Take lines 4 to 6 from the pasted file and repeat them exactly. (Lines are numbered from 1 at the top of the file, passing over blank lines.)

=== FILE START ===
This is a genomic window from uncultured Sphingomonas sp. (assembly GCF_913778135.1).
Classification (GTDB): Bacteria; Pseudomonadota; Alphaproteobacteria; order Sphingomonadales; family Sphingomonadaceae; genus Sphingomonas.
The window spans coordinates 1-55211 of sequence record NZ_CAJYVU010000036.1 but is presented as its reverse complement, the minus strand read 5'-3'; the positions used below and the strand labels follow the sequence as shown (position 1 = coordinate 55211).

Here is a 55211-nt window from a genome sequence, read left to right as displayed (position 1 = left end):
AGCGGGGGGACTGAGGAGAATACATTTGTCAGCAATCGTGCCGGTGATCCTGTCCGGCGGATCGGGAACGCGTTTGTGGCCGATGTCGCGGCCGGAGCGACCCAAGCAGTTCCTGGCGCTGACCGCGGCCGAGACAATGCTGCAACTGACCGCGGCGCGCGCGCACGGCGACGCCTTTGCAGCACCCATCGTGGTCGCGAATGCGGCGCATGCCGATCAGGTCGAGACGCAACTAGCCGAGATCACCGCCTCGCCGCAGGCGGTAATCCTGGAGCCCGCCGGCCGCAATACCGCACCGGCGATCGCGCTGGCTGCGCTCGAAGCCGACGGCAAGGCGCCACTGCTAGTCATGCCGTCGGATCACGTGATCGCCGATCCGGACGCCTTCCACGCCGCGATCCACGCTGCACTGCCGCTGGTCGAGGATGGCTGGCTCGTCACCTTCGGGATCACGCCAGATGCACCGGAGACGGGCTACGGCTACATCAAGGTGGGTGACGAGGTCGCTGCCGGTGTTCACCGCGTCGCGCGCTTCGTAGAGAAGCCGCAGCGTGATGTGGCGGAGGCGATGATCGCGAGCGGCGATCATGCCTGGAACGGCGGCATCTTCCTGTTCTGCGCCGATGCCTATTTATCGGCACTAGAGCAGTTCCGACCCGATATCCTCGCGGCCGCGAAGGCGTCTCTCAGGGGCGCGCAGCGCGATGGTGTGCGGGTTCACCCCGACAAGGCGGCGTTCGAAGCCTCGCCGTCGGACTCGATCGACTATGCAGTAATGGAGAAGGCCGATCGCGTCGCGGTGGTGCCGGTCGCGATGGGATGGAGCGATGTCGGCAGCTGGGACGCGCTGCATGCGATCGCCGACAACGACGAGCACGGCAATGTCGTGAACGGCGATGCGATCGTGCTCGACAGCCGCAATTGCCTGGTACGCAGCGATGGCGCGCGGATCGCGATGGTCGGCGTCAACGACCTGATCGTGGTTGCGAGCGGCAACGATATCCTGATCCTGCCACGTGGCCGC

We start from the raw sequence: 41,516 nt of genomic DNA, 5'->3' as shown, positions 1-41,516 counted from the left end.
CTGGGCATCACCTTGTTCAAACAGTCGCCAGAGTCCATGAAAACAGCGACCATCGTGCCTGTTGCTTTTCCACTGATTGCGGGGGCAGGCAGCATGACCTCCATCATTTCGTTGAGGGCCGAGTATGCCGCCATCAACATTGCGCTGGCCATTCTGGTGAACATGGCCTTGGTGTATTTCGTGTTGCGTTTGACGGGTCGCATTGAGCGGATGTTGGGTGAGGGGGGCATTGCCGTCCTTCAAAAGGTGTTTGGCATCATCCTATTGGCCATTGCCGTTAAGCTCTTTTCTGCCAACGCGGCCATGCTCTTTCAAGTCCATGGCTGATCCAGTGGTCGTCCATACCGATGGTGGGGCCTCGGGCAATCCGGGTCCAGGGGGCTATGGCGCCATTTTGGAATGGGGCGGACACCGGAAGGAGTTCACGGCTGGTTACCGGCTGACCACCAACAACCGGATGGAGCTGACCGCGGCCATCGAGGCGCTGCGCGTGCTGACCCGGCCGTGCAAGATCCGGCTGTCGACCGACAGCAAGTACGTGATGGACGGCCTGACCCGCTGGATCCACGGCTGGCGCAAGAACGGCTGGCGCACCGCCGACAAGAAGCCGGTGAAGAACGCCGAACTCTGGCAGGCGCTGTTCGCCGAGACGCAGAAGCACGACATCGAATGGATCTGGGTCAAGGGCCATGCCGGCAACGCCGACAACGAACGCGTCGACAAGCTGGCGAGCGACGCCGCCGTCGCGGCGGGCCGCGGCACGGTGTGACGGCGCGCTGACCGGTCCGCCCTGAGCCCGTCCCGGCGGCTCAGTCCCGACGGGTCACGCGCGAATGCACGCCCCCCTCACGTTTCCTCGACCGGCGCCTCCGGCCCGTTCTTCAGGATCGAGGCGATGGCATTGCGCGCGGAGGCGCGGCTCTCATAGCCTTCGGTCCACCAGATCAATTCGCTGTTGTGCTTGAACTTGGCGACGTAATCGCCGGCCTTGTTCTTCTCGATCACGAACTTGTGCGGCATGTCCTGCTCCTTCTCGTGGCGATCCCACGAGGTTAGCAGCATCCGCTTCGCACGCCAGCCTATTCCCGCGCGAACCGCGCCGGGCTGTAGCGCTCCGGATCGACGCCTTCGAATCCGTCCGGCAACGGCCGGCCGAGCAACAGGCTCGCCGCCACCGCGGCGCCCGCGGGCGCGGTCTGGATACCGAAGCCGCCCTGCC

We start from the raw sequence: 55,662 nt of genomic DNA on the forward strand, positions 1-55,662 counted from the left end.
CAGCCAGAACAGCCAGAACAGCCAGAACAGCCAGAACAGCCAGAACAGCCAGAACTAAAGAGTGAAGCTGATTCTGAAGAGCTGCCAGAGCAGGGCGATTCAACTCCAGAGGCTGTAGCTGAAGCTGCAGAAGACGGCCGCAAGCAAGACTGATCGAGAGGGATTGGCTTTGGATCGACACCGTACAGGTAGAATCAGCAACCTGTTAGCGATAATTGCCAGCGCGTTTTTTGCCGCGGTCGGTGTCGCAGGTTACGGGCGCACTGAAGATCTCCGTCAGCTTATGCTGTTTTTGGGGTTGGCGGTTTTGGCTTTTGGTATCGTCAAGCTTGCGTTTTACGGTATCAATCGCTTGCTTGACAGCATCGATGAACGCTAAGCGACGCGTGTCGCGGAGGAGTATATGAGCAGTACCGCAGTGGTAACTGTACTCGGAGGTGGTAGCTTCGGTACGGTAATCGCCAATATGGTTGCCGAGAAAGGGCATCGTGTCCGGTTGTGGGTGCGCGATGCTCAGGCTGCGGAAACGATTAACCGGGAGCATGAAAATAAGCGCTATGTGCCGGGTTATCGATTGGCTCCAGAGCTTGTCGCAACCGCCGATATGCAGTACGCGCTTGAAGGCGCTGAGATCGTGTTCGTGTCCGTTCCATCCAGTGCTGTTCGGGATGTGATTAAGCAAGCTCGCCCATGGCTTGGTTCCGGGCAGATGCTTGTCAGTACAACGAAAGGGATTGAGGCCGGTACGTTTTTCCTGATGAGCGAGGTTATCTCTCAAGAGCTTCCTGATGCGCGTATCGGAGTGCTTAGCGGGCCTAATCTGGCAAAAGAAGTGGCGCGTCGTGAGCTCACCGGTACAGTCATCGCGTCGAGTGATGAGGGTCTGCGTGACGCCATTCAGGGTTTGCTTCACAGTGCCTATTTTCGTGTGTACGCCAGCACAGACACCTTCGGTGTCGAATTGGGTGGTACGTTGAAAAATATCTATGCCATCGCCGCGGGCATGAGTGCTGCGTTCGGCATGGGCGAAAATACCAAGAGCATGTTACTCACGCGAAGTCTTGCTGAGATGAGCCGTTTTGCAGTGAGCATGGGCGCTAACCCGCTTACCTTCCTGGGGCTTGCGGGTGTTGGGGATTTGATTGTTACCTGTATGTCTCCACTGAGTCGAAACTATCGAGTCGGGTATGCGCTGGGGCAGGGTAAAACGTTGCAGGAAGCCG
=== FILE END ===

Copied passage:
Here is a 55211-nt window from a genome sequence, read left to right as displayed (position 1 = left end):
AGCGGGGGGACTGAGGAGAATACATTTGTCAGCAATCGTGCCGGTGATCCTGTCCGGCGGATCGGGAACGCGTTTGTGGCCGATGTCGCGGCCGGAGCGACCCAAGCAGTTCCTGGCGCTGACCGCGGCCGAGACAATGCTGCAACTGACCGCGGCGCGCGCGCACGGCGACGCCTTTGCAGCACCCATCGTGGTCGCGAATGCGGCGCATGCCGATCAGGTCGAGACGCAACTAGCCGAGATCACCGCCTCGCCGCAGGCGGTAATCCTGGAGCCCGCCGGCCGCAATACCGCACCGGCGATCGCGCTGGCTGCGCTCGAAGCCGACGGCAAGGCGCCACTGCTAGTCATGCCGTCGGATCACGTGATCGCCGATCCGGACGCCTTCCACGCCGCGATCCACGCTGCACTGCCGCTGGTCGAGGATGGCTGGCTCGTCACCTTCGGGATCACGCCAGATGCACCGGAGACGGGCTACGGCTACATCAAGGTGGGTGACGAGGTCGCTGCCGGTGTTCACCGCGTCGCGCGCTTCGTAGAGAAGCCGCAGCGTGATGTGGCGGAGGCGATGATCGCGAGCGGCGATCATGCCTGGAACGGCGGCATCTTCCTGTTCTGCGCCGATGCCTATTTATCGGCACTAGAGCAGTTCCGACCCGATATCCTCGCGGCCGCGAAGGCGTCTCTCAGGGGCGCGCAGCGCGATGGTGTGCGGGTTCACCCCGACAAGGCGGCGTTCGAAGCCTCGCCGTCGGACTCGATCGACTATGCAGTAATGGAGAAGGCCGATCGCGTCGCGGTGGTGCCGGTCGCGATGGGATGGAGCGATGTCGGCAGCTGGGACGCGCTGCATGCGATCGCCGACAACGACGAGCACGGCAATGTCGTGAACGGCGATGCGATCGTGCTCGACAGCCGCAATTGCCTGGTACGCAGCGATGGCGCGCGGATCGCGATGGTCGGCGTCAACGACCTGATCGTGGTTGCGAGCGGCAACGATATCCTGATCCTGCCACGTGGCCGC

We start from the raw sequence: 41,516 nt of genomic DNA, 5'->3' as shown, positions 1-41,516 counted from the left end.